Scaling Up Facilities for Hemp and Cannabis Production: An Engineering Primer: Page 4 of 4

March 11, 2020
Volume: 
3
Issue: 
2
Abstract / Synopsis: 

The challenges of scale-up are not insurmountable. Resources are available for start-ups and small businesses to overcome and develop plans to scale-up. This support needs to be a holistic approach. Learning from others and planning can help entrepreneurs avoid common pitfalls of scale-up.
Here, we outline a holistic approach to scaling up.

Utilization of Cannabis and Hemp-Based Scoping Strategies

Whether you classify your feedstock as hemp or cannabis, your scoping strategy ties into the regulatory environment, your locational environment, and what the municipality will allow, among other factors. The U.S. Farm Bill set a level of below 0.3% tetrahydrocannabinol (THC) to be considered industrial hemp, but ultimately it’s all cannabis, and you can’t lose sight of that very basic fact as you build your business.

Let’s consider feedstock strategy. Different plants can be cloned to provide different levels of THC, levels of oil, sizes of buds, and so forth. You have to understand what your state will allow. If you can’t have any cannabis in your state at this point, or you don’t see it happening in the future, it’s not advisable to design a facility that’s capable of providing or processing cannabis at the moment. It would make more sense to design for that capability once you understand how the regulatory environment will change. In the meantime, you may need to focus your efforts on finding other feedstocks.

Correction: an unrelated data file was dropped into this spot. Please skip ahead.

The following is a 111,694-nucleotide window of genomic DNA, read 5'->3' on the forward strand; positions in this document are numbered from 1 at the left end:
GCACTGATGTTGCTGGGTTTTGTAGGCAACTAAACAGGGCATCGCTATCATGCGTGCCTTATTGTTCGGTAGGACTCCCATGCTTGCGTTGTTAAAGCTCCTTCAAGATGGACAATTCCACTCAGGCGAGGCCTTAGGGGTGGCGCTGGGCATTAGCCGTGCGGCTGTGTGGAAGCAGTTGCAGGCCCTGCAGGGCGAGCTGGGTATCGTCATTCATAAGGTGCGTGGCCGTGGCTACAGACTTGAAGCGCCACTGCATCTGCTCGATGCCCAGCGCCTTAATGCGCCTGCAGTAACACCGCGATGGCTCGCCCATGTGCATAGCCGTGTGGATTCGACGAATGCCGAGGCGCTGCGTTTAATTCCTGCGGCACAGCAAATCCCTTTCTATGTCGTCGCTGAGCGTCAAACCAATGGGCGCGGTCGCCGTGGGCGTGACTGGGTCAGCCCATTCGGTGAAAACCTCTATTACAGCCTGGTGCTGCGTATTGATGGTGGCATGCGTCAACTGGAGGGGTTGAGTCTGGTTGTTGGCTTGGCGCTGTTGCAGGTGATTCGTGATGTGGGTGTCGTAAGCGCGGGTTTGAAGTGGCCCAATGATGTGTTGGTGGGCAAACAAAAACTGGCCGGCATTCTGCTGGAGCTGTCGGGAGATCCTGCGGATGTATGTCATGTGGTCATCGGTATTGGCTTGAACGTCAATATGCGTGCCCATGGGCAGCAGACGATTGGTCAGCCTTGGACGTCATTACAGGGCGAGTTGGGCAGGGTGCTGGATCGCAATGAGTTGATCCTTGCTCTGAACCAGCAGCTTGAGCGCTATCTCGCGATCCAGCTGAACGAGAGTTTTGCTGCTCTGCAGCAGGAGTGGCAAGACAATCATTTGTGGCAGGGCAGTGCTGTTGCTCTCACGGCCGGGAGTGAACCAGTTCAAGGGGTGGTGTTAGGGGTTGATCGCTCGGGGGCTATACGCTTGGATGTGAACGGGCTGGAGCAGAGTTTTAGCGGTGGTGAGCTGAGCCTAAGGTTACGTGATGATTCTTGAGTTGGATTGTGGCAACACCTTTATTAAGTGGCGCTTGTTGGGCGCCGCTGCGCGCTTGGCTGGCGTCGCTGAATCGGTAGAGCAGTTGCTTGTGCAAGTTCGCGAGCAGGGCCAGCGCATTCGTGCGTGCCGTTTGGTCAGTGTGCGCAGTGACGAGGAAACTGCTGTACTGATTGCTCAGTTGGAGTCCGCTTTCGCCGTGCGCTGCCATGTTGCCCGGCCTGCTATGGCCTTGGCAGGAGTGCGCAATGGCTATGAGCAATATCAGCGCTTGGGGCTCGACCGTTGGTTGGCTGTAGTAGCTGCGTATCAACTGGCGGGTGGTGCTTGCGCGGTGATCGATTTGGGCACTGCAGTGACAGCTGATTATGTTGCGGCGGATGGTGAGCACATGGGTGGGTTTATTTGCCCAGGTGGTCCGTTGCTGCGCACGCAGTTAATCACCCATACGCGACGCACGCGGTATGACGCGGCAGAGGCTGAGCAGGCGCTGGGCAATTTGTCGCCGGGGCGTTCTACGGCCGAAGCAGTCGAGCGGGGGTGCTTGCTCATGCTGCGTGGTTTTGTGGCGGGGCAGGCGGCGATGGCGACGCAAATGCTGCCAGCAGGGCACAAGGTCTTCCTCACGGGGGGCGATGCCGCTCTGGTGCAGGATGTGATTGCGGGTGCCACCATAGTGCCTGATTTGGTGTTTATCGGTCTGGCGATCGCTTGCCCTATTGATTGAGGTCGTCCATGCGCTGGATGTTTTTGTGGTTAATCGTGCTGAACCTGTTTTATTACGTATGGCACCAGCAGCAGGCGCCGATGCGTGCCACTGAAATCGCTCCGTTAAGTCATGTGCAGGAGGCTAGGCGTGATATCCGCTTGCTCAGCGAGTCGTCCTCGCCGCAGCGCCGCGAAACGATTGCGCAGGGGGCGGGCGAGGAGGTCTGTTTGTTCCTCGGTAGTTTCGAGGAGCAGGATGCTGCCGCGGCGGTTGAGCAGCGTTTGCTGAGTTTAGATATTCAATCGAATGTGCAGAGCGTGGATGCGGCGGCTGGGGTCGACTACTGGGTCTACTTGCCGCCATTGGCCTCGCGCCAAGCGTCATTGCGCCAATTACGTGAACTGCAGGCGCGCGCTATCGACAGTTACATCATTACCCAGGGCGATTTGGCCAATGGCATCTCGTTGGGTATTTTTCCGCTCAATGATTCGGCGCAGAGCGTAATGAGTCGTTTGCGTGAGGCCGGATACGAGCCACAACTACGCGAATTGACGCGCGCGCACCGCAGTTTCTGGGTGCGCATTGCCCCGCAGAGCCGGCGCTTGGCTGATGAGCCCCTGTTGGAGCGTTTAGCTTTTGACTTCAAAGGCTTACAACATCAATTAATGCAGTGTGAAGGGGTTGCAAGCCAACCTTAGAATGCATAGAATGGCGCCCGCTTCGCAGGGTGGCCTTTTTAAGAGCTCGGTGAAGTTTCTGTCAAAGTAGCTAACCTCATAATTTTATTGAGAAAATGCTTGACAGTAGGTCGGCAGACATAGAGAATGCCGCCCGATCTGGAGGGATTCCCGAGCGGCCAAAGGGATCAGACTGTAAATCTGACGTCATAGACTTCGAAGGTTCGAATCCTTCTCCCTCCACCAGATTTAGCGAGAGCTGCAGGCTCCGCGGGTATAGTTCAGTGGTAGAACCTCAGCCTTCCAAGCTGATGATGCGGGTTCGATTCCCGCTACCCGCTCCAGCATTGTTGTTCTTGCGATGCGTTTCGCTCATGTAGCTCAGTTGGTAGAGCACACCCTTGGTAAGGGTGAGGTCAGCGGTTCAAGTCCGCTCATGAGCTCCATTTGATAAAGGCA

If you are planning to use both low THC hemp feedstocks and cannabis, you have to plan for a separation of the two. It is essential to have good controls over the feedstock for medical marijuana manufacturing, including whatever waste is coming out of your plant. Even as states deregulate, there will still be a need for that level of control. It’s analogous to the GMP implemented in the production or processing of alcohol or tobacco.

Scoping strategies, therefore, boil down to how industrial hemp and cannabis will be handled in your facility because the two are handled differently and they are going to remain that way. If you plan to have both in your plant, you will have to accommodate both, with rules for separating them at the warehouse to guidelines for processing psychotropic from nonpsychotropic products. Those considerations will be vital to your plans for scoping your facility as your business expands.

Conclusion

As we’ve seen, it’s an exciting time to be in the business of cannabis processing. Scaling up your facilities requires considerable upfront planning, taking into account not only your business goals and priorities, but how specifically you expect your organization to grow over the span of five or 10 years or more. By creating a strategic plan that takes into account state and municipal codes and the federal regulatory environment to come, you can be well on your way to developing a facility design that will scale to accommodate your needs as your business grows.

References: 
  1. https://www.crbusa.com/cannabis-hemp-production.
  2. https://www.accessdata.fda.gov/scripts/cdrh/cfdocs/cfcfr/cfrsearch.cfm?cfrpart=111.

About the Author

Charles Jabara is a senior project manager with CRB in Kansas City, Missouri. Direct correspondece to: [email protected].

How to Cite this Article

C. Jabara, Cannabis Science and Technology 3(2), 40–44 (2020).